On Wednesday my annual preseason string order arrived. It is always good to start off with a fresh set of strings and a renewed sense of optimism. Unfortunately only the strings endure for any length of time.
As usual, I discovered the package dropped surreptitiously on the porch by our local FedEx person, someone I have never once managed to catch in the act of delivery. In contrast, his counterpart from UPS seems like an old friend.
Part of my order is the usual Pirastro flat-chromsteel set. I’ve tried different strings over the years but always seem to come back to these. My consternation isn’t with the strings; it’s the package that annoys me
The front of the flat-chrom package has a classy design – arabesque border, the crossed tuning forks inside the little octagon a nice touch, with just a splash of color. I’m happy the Pirastro strings I use – Flat-chromsteel, Eudoxa (Queen of strings! they call them.) and Oliv (The noble sound…?) – all have maintained the traditional front cover design. Sadly, the venerable Flexocor has gone to cartoonish color drawing. (Since when did strings need cover art anyway?)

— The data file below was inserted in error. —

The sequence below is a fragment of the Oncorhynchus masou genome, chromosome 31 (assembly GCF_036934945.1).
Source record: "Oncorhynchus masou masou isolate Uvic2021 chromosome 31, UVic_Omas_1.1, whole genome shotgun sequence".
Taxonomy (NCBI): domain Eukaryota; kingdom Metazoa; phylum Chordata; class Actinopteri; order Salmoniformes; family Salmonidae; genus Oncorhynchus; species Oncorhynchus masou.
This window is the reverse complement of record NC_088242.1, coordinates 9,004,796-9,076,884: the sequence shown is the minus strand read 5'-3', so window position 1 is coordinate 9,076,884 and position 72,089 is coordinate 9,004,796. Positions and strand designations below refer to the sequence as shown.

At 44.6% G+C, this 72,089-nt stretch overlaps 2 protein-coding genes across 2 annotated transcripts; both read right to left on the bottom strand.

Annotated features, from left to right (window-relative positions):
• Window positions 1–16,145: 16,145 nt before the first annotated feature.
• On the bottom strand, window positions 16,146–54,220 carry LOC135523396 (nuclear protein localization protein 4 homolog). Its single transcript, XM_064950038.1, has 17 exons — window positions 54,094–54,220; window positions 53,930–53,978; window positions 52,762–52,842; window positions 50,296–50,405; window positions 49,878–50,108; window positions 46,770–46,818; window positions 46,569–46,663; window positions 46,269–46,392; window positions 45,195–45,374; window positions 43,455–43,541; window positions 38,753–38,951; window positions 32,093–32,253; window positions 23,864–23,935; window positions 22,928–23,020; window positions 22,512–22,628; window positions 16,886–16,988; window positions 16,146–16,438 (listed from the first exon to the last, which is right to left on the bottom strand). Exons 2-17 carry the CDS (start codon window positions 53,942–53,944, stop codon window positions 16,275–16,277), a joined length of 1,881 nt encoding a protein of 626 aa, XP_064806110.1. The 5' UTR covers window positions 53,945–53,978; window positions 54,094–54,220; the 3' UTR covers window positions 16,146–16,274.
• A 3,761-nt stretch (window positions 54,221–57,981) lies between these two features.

But, what really gets me is the flip side, where
I’m So Happy I Can’t Stop Playing!
is scrawled in cursive script. The first time I noticed that I thought somebody had sold me used strings or was playing a prank.
Sorry to say, I’m not so happy to see such exuberance whenever I get a new set of strings. Why this annoys me so much, I have no idea, but it really irks me every time. Maybe it is because I was ‘put in my place’ early on in my career.
The CSO was putting on a semi-staged opera with a very hefty, fairly famous soprano. I came bounding up the stairs during a rehearsal break and literally ran into her as she descended.
“Is break over already!” she wailed, still grunting and sweating her way down to her dressing room.
“No,” I answered, trying to be clever, “I’m so full of enthusiasm, I can’t wait to get back onstage!”
“Well,” she barked, “get over it!”